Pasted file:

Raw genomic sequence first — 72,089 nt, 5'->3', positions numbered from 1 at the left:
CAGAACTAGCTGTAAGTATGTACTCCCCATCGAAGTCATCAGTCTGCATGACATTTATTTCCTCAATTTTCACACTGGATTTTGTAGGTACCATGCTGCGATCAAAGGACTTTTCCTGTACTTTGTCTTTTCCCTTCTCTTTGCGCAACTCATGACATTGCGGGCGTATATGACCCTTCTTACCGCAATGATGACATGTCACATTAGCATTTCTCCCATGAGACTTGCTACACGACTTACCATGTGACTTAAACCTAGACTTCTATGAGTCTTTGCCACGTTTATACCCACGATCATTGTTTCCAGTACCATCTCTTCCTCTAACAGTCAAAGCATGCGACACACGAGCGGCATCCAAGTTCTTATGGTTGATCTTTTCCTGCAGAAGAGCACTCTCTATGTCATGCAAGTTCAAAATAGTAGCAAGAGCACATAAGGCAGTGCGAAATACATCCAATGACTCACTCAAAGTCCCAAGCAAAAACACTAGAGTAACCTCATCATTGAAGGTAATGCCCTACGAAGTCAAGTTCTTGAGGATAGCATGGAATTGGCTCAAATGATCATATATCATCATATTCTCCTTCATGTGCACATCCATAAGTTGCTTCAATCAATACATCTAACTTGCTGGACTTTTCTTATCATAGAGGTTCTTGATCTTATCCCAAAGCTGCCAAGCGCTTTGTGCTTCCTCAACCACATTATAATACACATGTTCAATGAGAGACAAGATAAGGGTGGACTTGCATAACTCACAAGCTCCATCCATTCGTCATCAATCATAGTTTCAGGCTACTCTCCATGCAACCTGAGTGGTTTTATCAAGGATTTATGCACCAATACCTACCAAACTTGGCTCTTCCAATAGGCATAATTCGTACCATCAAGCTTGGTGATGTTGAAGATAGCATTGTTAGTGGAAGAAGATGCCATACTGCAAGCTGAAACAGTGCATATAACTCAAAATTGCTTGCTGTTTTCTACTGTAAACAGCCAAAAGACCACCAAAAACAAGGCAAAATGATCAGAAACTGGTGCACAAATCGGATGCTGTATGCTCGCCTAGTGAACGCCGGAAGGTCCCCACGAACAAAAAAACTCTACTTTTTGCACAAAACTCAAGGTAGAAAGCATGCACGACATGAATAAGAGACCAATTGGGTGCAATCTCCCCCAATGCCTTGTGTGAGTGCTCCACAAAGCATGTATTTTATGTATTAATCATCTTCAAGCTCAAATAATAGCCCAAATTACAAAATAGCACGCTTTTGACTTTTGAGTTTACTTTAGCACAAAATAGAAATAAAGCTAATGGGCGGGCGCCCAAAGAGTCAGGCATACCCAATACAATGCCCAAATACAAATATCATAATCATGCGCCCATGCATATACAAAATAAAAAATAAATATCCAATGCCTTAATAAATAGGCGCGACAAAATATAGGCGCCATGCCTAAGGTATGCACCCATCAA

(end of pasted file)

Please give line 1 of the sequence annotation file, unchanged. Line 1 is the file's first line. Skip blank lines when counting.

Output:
Raw genomic sequence first — 72,089 nt, 5'->3', positions numbered from 1 at the left: